In Miami, Paula Brusatori, 41, was ready for embryo transfer when news of the first local Zika transmission was reported. Brusatori and her wife have been trying to get pregnant for two years through in-vitro fertilization and were concerned after hearing the news.
“This is happening now, but it may be something else tomorrow," Brusatori said of the Zika outbreak. “We are cautious and scared [but] we are not getting any younger.”
For many other couples struggling to become pregnant, the decision to move forward with assisted reproduction has been fraught with questions and uncertainty.
Brusatori's fertility doctor, Dr. Joelle Taylor, of the Fertility and IVF Center of Miami, said she has never seen this level of concern at her practice.
“The volume of phone calls more than doubled,” Taylor said. “We are seeing an increase in patient load in our schedule, primarily to discuss their fertility plans.”
Her patients' questions include whether they should wait to get pregnant or whether to freeze embryos, Taylor said.
However, providing preconception counseling has been challenging, in part, because the data on Zika is limited.
Taylor and her fellow fertility doctors in Miami are not the only people concerned. The American Society for Reproductive Medicine (ASRM) announced today that they would lead a research program to provide grant funding for research “diagnosing, treating and preventing disorders of pregnancy and reproduction related to the ZIKA virus.”
These grants range from $10,000 to $50,000 and are supported by the American Board of Obstetrics and Gynecology (ABOG), the American College of Obstetricians and Gynecologists (ACOG), and the Society for Reproductive Endocrinology and Infertility (SREI).
“We need a fuller understanding of ZIKA in order to counsel our patients, and we need better tools in order to treat them,” ASRM President Dr. Owen K. Davis said in statement.
The research is welcome news for the doctors grappling with guiding patients through concerns over the Zika virus. The U.S. Centers for Disease Control and Prevention has issued guidelines for pregnant women, advising them to stay away from regions with ongoing outbreaks and to take precautions against being bitten my mosquitoes even if they live in areas where the virus is not currently being transmitted. The Aedes aegypti mosquito, the species responsible for spreading the Zika virus, can be found in 30 U.S. states, though, to date, an outbreak has been reported in only Florida.
The CDC also advises people who live in an area with Zika transmission and wish to become pregnant to talk to their health care provider about getting pregnant even if they do not have symptoms. Brusatori and her wife do not live in the 1-square-mile area in northern Miami identified by the CDC as being the source of the outbreak, but they live nearby and remain concerned about possible exposure.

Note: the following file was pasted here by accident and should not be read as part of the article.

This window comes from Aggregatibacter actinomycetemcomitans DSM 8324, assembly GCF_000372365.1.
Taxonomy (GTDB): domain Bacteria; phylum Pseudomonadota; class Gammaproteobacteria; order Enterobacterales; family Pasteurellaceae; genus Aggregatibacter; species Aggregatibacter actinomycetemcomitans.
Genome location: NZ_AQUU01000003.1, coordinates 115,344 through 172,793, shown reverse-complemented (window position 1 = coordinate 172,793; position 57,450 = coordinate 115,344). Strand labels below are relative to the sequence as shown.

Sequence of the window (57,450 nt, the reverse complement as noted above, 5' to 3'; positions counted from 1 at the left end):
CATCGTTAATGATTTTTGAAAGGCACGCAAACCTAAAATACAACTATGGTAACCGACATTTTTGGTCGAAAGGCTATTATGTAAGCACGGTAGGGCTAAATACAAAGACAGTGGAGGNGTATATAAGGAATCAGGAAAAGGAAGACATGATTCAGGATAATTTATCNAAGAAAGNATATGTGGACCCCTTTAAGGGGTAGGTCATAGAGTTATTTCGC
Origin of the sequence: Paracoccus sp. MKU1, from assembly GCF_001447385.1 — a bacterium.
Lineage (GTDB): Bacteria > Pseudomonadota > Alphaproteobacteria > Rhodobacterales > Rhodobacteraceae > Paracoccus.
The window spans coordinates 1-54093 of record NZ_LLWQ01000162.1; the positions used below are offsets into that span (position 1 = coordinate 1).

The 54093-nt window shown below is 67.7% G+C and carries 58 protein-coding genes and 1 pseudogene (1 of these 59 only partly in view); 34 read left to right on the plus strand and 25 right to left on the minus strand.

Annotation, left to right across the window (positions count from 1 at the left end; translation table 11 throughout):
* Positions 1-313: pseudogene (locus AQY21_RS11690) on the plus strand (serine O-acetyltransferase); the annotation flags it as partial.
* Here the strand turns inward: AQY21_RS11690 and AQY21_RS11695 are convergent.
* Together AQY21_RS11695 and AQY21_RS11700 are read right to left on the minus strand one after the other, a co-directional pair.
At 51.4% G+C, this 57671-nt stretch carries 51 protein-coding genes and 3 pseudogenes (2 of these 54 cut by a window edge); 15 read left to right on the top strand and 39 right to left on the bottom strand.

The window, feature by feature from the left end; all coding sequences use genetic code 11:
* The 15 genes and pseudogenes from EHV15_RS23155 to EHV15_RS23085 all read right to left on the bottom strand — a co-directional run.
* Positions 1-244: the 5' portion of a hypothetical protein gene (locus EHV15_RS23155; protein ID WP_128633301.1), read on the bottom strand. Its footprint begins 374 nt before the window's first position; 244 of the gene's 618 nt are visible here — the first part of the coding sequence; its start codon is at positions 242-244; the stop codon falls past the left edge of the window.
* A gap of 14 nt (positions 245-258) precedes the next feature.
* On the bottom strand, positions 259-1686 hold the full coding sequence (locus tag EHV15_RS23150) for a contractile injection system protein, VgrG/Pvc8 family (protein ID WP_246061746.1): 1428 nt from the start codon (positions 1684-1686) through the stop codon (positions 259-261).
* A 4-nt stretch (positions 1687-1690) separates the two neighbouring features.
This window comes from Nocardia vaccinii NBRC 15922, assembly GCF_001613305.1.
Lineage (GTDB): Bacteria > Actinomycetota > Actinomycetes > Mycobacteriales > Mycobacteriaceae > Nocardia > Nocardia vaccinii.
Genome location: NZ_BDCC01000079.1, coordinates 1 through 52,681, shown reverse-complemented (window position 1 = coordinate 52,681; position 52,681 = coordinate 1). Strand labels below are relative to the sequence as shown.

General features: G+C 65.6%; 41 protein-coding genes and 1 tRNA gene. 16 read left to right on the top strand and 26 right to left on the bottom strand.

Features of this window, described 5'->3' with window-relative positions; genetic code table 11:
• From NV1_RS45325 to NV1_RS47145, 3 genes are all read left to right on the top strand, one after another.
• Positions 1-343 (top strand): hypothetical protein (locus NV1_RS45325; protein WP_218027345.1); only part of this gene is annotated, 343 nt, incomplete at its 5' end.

“As a physician, this is very draining,” Taylor said. “You want to be able to offer your patients good information and answers to their questions.”
"We are limited by what we know, and we want to share without creating alarm," Taylor added.
Women who exhibit symptoms are advised to wait eight weeks before getting pregnant. And men who exhibit symptoms are advised to wait six months before trying to conceive with a partner. However, for patients in Miami undergoing fertility treatments, waiting weeks to months can mean losing precious money and time.
“In my time in practice, I have not experienced anything quite like this," Taylor said. “It is a crazy situation currently, and understandably so.”
She said she has been inundated with questions from patients and that due to the lack of research into the area, she often does not have clear answers.
“Patients currently in cycle have questions on whether quality of egg or sperm can be compromised. And we don’t have those answers,” Taylor said. “There are no cases to date that shows impact on egg quality or sperm quality."
Data regarding Zika, its transmission and potential adverse effects on developing fetuses continue to change as doctors learn more about the viral infection. Information on the virus is changing so quickly that the ASRM last issued guidance in April and advised their doctors that the guidance published then may not be accurate for counseling and treatment weeks to months down the line.
ASRM officials are currently working on new guidelines for their doctors.
Dr. James Segars, professor of obstetrics and gynecology at Johns Hopkins University and a member of the ASRM Zika Virus Guidance Task Force, said the new guidelines will take into account new information about how the virus can transmit through sexual contact from women to men.
“We really need answers. The research will inform the guidelines," he said.
The advice for women to talk to their doctors if they want to get pregnant or are in the middle of fertility treatments remains the standard advice from the CDC.
“Like many decisions about pregnancy, fertility decisions are complex, and Zika is one more factor to consider,” Dr. Denise J. Jamieson, chief of the Women’s Health and Fertility Branch at the CDC and co-lead of the Pregnancy and Birth Defects Task Force for the Zika response, told ABC News. "We literally are evaluating information every day.”
In Miami, Taylor has decided not to advise her patients to wait an extended period of time.
“It’s really important for people locally to not be overwhelmed with fear or concern. Instead, directing their efforts to things they can control," Taylor said, noting she has been advising her patients to avoid areas where Zika transmission has occurred and to wear bug spray and take other measures to protect themselves from mosquitoes.
Dr. Shali Zhang is a dermatology chief resident at Emory University School of Medicine and is currently working at ABC News in the medical unit. ABC News' Gillian Mohney contributed to this report.